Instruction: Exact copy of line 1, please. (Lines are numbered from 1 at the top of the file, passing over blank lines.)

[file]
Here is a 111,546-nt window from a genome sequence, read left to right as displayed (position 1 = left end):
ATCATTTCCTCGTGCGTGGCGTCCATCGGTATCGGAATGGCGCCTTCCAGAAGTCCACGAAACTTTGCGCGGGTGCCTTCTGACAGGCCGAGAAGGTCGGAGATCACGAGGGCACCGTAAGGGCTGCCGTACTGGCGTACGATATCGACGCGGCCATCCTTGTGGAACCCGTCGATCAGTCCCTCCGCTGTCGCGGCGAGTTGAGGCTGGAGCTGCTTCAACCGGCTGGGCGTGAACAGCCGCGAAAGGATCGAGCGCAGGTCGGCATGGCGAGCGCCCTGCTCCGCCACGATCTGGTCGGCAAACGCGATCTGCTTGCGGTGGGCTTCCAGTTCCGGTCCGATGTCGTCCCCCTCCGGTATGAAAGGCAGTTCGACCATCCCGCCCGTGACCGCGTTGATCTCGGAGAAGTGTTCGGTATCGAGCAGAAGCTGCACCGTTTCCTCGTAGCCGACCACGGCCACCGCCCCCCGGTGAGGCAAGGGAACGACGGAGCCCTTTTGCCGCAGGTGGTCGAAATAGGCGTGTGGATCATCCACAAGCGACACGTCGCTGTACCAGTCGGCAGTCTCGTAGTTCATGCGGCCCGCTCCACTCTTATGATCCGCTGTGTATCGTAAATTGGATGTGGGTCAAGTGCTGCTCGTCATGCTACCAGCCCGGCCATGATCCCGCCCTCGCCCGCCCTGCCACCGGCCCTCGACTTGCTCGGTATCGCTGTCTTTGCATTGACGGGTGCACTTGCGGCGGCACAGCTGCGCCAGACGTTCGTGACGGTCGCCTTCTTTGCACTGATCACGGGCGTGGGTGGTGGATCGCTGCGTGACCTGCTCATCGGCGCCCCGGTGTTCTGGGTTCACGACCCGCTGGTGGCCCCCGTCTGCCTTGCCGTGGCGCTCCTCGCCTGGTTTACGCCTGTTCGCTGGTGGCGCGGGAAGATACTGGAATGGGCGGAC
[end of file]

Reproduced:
Here is a 111,546-nt window from a genome sequence, read left to right as displayed (position 1 = left end):